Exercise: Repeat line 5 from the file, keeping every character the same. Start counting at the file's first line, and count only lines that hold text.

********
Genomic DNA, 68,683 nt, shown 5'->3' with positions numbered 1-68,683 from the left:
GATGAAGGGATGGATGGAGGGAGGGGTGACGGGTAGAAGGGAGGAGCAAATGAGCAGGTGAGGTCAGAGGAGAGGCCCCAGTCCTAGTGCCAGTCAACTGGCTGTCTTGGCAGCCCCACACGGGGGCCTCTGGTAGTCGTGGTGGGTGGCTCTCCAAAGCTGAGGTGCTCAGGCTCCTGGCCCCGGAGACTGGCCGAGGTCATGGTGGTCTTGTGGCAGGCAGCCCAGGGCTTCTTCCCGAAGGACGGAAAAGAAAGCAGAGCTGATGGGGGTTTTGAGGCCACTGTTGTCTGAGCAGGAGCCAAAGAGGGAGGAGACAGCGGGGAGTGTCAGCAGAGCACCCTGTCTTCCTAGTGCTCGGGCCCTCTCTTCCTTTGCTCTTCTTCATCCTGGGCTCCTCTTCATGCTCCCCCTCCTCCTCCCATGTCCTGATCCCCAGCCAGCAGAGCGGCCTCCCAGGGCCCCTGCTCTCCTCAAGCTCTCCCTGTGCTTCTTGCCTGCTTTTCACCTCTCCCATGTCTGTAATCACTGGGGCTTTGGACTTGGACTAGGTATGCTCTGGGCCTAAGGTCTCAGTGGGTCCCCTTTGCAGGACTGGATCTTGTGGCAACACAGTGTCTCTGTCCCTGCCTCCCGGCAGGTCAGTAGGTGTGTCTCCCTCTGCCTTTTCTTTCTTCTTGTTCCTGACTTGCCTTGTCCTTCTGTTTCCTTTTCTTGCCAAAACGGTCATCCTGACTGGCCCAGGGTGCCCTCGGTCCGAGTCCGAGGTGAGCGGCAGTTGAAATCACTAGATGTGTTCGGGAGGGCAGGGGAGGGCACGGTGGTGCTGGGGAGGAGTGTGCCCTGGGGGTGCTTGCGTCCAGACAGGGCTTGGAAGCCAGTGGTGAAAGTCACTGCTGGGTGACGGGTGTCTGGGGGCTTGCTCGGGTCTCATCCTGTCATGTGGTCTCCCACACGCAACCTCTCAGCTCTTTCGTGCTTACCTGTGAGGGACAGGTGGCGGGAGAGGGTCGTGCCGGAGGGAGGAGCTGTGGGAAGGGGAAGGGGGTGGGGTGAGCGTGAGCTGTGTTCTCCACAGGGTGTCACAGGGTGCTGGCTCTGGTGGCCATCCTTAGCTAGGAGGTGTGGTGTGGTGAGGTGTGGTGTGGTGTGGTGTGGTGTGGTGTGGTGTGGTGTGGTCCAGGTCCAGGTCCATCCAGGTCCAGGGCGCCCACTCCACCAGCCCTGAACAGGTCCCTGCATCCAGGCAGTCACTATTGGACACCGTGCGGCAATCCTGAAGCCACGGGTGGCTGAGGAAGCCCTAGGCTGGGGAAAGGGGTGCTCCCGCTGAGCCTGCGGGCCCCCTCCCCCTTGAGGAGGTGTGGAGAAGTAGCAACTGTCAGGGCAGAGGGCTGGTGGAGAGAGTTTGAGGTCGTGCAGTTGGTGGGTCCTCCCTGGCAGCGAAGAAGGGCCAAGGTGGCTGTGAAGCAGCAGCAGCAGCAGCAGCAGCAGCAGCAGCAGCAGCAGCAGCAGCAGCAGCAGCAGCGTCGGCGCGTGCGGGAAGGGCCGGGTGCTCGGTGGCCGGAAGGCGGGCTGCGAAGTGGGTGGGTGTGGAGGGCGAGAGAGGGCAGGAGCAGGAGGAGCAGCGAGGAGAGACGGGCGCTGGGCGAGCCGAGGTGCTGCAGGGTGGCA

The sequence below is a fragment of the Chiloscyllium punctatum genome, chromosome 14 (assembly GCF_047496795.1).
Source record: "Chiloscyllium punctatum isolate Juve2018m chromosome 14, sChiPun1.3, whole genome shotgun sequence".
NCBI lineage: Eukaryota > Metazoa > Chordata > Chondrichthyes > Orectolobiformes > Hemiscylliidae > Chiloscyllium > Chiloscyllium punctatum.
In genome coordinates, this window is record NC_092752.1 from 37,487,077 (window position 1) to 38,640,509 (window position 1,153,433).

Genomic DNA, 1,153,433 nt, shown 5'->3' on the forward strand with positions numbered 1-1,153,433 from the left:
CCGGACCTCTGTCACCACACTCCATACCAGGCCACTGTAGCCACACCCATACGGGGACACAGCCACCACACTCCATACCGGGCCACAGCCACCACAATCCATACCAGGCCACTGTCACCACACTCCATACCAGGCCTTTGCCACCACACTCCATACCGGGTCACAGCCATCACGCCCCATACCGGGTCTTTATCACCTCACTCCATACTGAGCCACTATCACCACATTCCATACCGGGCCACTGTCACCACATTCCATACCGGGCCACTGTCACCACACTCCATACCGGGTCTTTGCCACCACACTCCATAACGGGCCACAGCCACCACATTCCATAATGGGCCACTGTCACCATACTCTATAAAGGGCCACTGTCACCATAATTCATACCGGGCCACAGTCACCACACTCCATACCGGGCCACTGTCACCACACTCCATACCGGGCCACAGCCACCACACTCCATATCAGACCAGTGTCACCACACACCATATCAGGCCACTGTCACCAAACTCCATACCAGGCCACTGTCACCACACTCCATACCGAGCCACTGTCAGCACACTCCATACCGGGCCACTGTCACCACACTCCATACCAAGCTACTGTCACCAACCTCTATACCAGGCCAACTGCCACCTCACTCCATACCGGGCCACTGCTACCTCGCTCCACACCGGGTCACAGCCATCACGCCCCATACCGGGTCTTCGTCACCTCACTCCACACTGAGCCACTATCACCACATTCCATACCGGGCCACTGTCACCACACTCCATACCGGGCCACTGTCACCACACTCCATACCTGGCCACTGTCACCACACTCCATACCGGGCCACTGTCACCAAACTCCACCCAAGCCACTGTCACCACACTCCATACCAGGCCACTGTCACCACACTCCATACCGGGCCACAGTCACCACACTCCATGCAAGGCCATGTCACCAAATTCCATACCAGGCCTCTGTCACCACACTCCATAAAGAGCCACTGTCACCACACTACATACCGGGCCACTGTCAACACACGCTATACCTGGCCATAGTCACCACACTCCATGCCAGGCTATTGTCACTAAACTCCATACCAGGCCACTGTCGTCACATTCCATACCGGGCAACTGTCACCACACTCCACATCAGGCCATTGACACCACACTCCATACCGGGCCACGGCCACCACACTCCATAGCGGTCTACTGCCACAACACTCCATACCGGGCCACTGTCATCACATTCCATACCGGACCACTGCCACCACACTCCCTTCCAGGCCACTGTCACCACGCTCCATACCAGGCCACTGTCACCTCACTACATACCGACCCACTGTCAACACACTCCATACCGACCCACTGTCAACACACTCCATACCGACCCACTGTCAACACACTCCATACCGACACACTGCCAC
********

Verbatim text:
NCBI lineage: Eukaryota > Metazoa > Chordata > Chondrichthyes > Orectolobiformes > Hemiscylliidae > Chiloscyllium > Chiloscyllium punctatum.